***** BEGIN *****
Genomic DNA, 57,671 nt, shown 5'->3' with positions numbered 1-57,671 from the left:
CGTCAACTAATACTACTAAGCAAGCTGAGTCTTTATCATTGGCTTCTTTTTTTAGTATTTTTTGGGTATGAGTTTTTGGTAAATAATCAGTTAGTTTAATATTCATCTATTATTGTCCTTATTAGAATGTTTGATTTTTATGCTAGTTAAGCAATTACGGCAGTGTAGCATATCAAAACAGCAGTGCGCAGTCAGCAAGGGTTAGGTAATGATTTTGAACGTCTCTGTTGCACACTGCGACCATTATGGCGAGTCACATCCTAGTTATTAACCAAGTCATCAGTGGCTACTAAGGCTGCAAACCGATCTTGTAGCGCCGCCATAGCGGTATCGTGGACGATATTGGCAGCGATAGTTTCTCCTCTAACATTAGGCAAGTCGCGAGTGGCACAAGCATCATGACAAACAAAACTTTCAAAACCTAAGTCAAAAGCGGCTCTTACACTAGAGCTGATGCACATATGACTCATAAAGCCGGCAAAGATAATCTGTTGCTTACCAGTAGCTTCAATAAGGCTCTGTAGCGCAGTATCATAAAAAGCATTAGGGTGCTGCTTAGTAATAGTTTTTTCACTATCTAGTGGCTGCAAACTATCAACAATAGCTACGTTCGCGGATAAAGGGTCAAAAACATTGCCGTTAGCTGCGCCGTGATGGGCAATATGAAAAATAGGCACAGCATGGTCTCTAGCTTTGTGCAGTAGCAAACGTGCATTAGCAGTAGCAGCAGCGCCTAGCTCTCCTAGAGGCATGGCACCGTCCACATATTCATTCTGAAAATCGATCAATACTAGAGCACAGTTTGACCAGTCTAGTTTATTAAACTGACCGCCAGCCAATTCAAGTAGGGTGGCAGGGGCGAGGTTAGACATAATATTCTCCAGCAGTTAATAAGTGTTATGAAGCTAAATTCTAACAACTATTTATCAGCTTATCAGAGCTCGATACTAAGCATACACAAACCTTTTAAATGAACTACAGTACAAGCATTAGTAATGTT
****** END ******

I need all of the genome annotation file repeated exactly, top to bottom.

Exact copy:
Genomic DNA, 57,671 nt, shown 5'->3' with positions numbered 1-57,671 from the left:
CGTCAACTAATACTACTAAGCAAGCTGAGTCTTTATCATTGGCTTCTTTTTTTAGTATTTTTTGGGTATGAGTTTTTGGTAAATAATCAGTTAGTTTAATATTCATCTATTATTGTCCTTATTAGAATGTTTGATTTTTATGCTAGTTAAGCAATTACGGCAGTGTAGCATATCAAAACAGCAGTGCGCAGTCAGCAAGGGTTAGGTAATGATTTTGAACGTCTCTGTTGCACACTGCGACCATTATGGCGAGTCACATCCTAGTTATTAACCAAGTCATCAGTGGCTACTAAGGCTGCAAACCGATCTTGTAGCGCCGCCATAGCGGTATCGTGGACGATATTGGCAGCGATAGTTTCTCCTCTAACATTAGGCAAGTCGCGAGTGGCACAAGCATCATGACAAACAAAACTTTCAAAACCTAAGTCAAAAGCGGCTCTTACACTAGAGCTGATGCACATATGACTCATAAAGCCGGCAAAGATAATCTGTTGCTTACCAGTAGCTTCAATAAGGCTCTGTAGCGCAGTATCATAAAAAGCATTAGGGTGCTGCTTAGTAATAGTTTTTTCACTATCTAGTGGCTGCAAACTATCAACAATAGCTACGTTCGCGGATAAAGGGTCAAAAACATTGCCGTTAGCTGCGCCGTGATGGGCAATATGAAAAATAGGCACAGCATGGTCTCTAGCTTTGTGCAGTAGCAAACGTGCATTAGCAGTAGCAGCAGCGCCTAGCTCTCCTAGAGGCATGGCACCGTCCACATATTCATTCTGAAAATCGATCAATACTAGAGCACAGTTTGACCAGTCTAGTTTATTAAACTGACCGCCAGCCAATTCAAGTAGGGTGGCAGGGGCGAGGTTAGACATAATATTCTCCAGCAGTTAATAAGTGTTATGAAGCTAAATTCTAACAACTATTTATCAGCTTATCAGAGCTCGATACTAAGCATACACAAACCTTTTAAATGAACTACAGTACAAGCATTAGTAATGTT